If you have access to the Code of Federal Regulations in print, you can find federal regulations by:
(2) annotations to the U.S. Code;
(3) browsing the table of contents; and
§ 300.1 Purposes.
The purposes of this part are—
(a) To ensure that all children with disabilities have available to them a free appropriate public education that emphasizes special education and related services designed to meet their unique needs and prepare them for further education, employment, and independent living;
(b) To ensure that the rights of children with disabilities and their parents are protected;
(c) To assist States, localities, educational service agencies, and Federal agencies to provide for the education of all children with disabilities; and
(d) To assess and ensure the effectiveness of efforts to educate children with disabilities.
(Authority: 20 U.S.C. 1400(d))
34 C.F.R. § 300.17
Free appropriate public education or FAPE means special education and related services that—
(a) Are provided at public expense, under public supervision and direction, and without charge;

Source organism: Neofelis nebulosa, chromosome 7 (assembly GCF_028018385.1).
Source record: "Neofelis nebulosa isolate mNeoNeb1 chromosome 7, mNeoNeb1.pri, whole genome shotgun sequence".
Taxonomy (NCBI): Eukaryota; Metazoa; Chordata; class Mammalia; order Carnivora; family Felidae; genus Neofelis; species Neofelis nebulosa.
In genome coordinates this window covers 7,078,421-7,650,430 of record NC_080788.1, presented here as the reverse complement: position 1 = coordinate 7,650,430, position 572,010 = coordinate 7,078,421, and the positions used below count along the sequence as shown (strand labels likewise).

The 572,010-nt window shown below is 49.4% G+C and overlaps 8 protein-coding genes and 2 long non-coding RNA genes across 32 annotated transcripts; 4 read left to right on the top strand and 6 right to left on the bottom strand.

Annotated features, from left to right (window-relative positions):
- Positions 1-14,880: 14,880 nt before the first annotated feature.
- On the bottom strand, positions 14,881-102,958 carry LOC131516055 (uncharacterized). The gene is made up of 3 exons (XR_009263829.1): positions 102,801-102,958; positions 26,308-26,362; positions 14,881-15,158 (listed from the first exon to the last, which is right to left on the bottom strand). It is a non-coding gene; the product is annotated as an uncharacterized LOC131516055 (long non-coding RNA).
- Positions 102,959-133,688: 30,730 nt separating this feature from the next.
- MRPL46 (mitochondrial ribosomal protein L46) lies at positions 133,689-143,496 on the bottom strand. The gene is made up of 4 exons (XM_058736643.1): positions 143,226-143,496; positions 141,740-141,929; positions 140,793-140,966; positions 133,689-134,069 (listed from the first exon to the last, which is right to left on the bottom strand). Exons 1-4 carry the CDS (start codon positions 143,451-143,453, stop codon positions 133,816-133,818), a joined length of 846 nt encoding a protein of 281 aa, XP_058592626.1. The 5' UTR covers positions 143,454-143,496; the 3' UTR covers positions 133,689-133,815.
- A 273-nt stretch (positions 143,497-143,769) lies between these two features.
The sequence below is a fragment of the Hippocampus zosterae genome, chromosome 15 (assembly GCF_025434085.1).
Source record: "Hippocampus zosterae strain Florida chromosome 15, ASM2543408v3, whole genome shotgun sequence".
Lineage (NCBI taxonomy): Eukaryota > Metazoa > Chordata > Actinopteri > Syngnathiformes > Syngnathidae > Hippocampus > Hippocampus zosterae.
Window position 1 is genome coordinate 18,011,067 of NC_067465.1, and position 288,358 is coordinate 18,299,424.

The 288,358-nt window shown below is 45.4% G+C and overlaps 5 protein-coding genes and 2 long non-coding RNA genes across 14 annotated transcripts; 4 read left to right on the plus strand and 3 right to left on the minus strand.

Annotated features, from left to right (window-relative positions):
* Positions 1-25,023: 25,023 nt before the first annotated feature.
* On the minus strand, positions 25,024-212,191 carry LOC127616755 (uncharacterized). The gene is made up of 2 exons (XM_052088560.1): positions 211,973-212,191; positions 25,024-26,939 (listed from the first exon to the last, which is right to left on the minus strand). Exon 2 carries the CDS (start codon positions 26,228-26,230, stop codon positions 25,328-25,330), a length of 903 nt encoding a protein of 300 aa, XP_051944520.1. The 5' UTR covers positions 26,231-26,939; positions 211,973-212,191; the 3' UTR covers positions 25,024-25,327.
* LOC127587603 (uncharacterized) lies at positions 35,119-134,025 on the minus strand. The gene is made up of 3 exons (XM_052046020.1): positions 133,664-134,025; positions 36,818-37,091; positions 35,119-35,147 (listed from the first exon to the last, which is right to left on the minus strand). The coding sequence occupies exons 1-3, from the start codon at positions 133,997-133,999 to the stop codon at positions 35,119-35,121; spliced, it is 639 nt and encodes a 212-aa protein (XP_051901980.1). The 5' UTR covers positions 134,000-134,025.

(b) Meet the standards of the SEA, including the requirements of this part;
(c) Include an appropriate preschool, elementary school, or secondary school education in the State involved; and
(d) Are provided in conformity with an individualized education program (IEP) that meets the requirements of §§ 300.320 through 300.324.
(Authority: 20 U.S.C. 1401(9))
The law library also maintains a current copy of the multi-volume West's Code of Federal Regulations General Index in its collection.
Proposed regulations, with requests for comments, and final regulations of federal agencies are published daily in the Federal Register. You can access the Federal Register on the GPO's govinfo website. Related Resources at the bottom of the Federal Register page in govinfo include links to an unofficial web-searchable daily edition of the Federal Register at federalregister.gov and regulations.gov for citizens to track and comment on proposed regulations.
Federal agency websites can be great resources for finding links to the federal laws they enforce and the regulations they issue to do so. For example, the U.S. Department of Education maintains a website devoted to the Individuals with Disabilities Education Act. The IDEA website includes a tab, which provides a link to the regulations the department issues to implement the requirements of the IDEA..
Some public libraries and colleges and universities provide access to annotated versions of the Code of Federal Regulations through subscriptions to Westlaw or Lexis.
For example, the Richland Library and the Greenville County library systems offer public access Westlaw to its members and the University of South Carolina subscribes to NexisUni™, formerly LexisNexis Academic.
Both subscription databases allow you to retrieve a federal regulation by citation; browse by title, part and section; and search the text of their annotated versions of the Code of Federal Regulations.